Unpacking tuples as arguments to a function call in Python

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Borislav Hadzhiev

Last updated: Jun 27, 2022

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Unpacking tuples as arguments to a function call in Python #

Use the * operator to unpack a tuple as arguments to a function call, e.g. my_func(*my_tuple_1). The * iterable unpacking operator enables us to unpack tuples in function calls and passes the items of the tuple as positional arguments to the function.

main.py
def example(a, b, c, d): return a + b + c + d my_tuple_1 = (1, 2, 3, 4) print(example(*my_tuple_1)) # 👉️ 10 my_tuple_2 = ('a', 'b', 'c', 'd') print(example(*my_tuple_2)) # 👉️ 'abcd'

We used the * iterable unpacking operator to unpack tuples as arguments to a function call.

The * iterable unpacking operator enables us to unpack an iterable in function calls, in comprehensions and in generator expressions.

You can also pass positional arguments to the function, and then unpack the tuple.

main.py
def example(a, b, c, d): return a + b + c + d my_tuple_1 = (3, 4) print(example(1, 2, *my_tuple_1)) # 👉️ 10

It is also valid syntax to expand the tuple and then pass positional arguments to the function.

main.py
def example(a, b, c, d): return a + b + c + d my_tuple_1 = (3, 4) print(example(*my_tuple_1, 1, 2)) # 👉️ 10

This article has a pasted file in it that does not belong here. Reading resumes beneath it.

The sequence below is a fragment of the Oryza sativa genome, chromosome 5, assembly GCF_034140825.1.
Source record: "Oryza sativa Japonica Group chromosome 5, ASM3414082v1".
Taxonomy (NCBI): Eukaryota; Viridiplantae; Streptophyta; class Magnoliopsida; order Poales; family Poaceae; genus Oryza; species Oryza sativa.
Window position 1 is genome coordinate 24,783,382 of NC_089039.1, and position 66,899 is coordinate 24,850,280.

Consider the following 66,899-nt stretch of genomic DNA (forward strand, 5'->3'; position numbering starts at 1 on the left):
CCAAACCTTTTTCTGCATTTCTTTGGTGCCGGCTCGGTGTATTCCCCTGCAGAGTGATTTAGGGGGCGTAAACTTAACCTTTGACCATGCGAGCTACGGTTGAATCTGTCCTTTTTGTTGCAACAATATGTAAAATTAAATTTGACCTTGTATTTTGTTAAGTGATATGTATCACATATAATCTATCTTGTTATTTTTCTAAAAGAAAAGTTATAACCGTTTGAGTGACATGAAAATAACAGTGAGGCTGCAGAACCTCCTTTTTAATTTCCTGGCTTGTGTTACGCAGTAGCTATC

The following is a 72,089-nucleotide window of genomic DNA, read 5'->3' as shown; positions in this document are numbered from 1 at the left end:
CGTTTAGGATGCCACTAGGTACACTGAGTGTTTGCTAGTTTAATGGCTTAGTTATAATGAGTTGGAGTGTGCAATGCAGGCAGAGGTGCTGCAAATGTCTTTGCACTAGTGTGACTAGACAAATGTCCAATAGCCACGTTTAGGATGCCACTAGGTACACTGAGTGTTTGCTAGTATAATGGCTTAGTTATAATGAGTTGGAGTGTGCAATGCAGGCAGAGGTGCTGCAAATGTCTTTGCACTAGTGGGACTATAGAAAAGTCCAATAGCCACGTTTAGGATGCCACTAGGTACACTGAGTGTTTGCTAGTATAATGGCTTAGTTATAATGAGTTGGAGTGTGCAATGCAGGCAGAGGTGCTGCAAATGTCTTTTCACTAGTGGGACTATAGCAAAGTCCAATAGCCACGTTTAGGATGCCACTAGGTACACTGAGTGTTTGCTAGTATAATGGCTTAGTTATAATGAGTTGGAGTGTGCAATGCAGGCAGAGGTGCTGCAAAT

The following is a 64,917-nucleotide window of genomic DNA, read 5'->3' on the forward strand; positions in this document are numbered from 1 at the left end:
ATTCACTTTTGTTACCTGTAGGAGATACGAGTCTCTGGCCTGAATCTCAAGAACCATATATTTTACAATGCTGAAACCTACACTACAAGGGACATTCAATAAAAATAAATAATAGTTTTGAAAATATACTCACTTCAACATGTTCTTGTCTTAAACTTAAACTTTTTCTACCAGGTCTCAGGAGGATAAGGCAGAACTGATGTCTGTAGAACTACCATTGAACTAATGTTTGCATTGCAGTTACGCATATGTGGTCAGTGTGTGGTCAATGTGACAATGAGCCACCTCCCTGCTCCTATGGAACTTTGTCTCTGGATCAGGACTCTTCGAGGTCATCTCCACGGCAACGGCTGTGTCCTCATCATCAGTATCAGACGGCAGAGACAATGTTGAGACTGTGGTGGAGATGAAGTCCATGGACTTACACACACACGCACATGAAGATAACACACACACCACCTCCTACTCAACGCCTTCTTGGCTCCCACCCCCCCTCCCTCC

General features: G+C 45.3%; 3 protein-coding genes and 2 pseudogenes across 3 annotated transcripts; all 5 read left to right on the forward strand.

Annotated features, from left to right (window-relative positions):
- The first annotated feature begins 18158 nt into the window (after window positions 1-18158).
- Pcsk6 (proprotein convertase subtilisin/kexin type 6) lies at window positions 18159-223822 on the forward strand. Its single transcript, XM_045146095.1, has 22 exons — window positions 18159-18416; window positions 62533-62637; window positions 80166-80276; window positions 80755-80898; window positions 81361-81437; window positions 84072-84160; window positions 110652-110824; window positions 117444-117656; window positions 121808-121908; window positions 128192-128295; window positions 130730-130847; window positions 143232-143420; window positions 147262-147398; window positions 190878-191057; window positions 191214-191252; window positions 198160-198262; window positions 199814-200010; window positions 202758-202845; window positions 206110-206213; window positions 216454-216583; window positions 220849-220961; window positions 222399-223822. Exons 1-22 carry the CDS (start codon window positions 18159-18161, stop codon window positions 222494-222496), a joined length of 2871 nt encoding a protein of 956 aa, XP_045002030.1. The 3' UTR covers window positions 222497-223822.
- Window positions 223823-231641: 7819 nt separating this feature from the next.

When we use the * operator, it passes the items of the tuple as positional arguments to the function.

You can use the operator to unpack a tuple when calling a function or when instantiating a class.

main.py
my_tuple_1 = (1, 4) # 👇️ [1, 2, 3] print(list(range(*my_tuple_1)))

The range() class expects separate start and stop arguments, so we had to unpack the tuple to create a range object.

Note that you might also see the asterisk * syntax in functions that take arbitrary number of arguments.

main.py
def example(a, b, *args): print(args) # 👉️ (3, 4) return a + b # 👉️ 3 print(example(1, 2, 3, 4))

The function takes 2 positional arguments - a and b and an arbitrary number of arguments.

The arbitrary number of arguments are wrapped up in a tuple and should be placed after any positional arguments in the function declaration.

All of the arguments we pass to the function after the first 2 positional ones are going to get wrapped up in the args tuple.

Here is an example of a function that takes an arbitrary number of arguments and unpacking a tuple in the call to the function.

main.py
def example(a, b, *args): print(args) # 👉️ (3, 4) return a + b # 👉️ 3 print(example(1, 2, *(3, 4)))

The use of the asterisk * in the call to the function unpacks the tuple and passes its items as positional arguments to the function.

Whereas, the use of the asterisk * in the function definition gathers the positional arguments after the first 2 and wraps them into a tuple.

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